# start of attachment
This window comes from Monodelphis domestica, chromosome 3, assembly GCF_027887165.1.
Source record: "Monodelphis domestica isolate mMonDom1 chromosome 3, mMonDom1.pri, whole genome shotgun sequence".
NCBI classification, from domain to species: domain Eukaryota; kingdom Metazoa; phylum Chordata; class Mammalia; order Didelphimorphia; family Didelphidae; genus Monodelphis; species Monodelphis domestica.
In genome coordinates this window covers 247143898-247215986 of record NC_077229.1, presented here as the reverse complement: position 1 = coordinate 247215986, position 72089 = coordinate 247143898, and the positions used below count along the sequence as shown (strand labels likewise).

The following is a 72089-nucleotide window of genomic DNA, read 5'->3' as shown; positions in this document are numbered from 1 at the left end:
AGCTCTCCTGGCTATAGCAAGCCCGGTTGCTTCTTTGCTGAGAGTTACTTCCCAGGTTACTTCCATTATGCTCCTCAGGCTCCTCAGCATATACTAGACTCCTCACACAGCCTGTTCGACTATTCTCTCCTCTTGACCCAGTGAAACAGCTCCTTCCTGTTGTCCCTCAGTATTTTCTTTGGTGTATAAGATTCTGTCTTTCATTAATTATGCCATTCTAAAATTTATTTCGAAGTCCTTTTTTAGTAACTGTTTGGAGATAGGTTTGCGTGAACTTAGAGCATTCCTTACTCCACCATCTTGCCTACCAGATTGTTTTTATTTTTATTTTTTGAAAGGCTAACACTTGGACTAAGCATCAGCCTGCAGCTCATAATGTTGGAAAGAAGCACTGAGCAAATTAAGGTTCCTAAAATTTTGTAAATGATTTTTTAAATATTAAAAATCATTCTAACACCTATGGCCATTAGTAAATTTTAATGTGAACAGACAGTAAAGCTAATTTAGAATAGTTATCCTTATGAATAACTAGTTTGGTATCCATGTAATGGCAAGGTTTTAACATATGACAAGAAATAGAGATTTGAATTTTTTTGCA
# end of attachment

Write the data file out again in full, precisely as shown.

This window comes from Monodelphis domestica, chromosome 3, assembly GCF_027887165.1.
Source record: "Monodelphis domestica isolate mMonDom1 chromosome 3, mMonDom1.pri, whole genome shotgun sequence".
NCBI classification, from domain to species: domain Eukaryota; kingdom Metazoa; phylum Chordata; class Mammalia; order Didelphimorphia; family Didelphidae; genus Monodelphis; species Monodelphis domestica.
In genome coordinates this window covers 247143898-247215986 of record NC_077229.1, presented here as the reverse complement: position 1 = coordinate 247215986, position 72089 = coordinate 247143898, and the positions used below count along the sequence as shown (strand labels likewise).

The following is a 72089-nucleotide window of genomic DNA, read 5'->3' as shown; positions in this document are numbered from 1 at the left end:
AGCTCTCCTGGCTATAGCAAGCCCGGTTGCTTCTTTGCTGAGAGTTACTTCCCAGGTTACTTCCATTATGCTCCTCAGGCTCCTCAGCATATACTAGACTCCTCACACAGCCTGTTCGACTATTCTCTCCTCTTGACCCAGTGAAACAGCTCCTTCCTGTTGTCCCTCAGTATTTTCTTTGGTGTATAAGATTCTGTCTTTCATTAATTATGCCATTCTAAAATTTATTTCGAAGTCCTTTTTTAGTAACTGTTTGGAGATAGGTTTGCGTGAACTTAGAGCATTCCTTACTCCACCATCTTGCCTACCAGATTGTTTTTATTTTTATTTTTTGAAAGGCTAACACTTGGACTAAGCATCAGCCTGCAGCTCATAATGTTGGAAAGAAGCACTGAGCAAATTAAGGTTCCTAAAATTTTGTAAATGATTTTTTAAATATTAAAAATCATTCTAACACCTATGGCCATTAGTAAATTTTAATGTGAACAGACAGTAAAGCTAATTTAGAATAGTTATCCTTATGAATAACTAGTTTGGTATCCATGTAATGGCAAGGTTTTAACATATGACAAGAAATAGAGATTTGAATTTTTTTGCA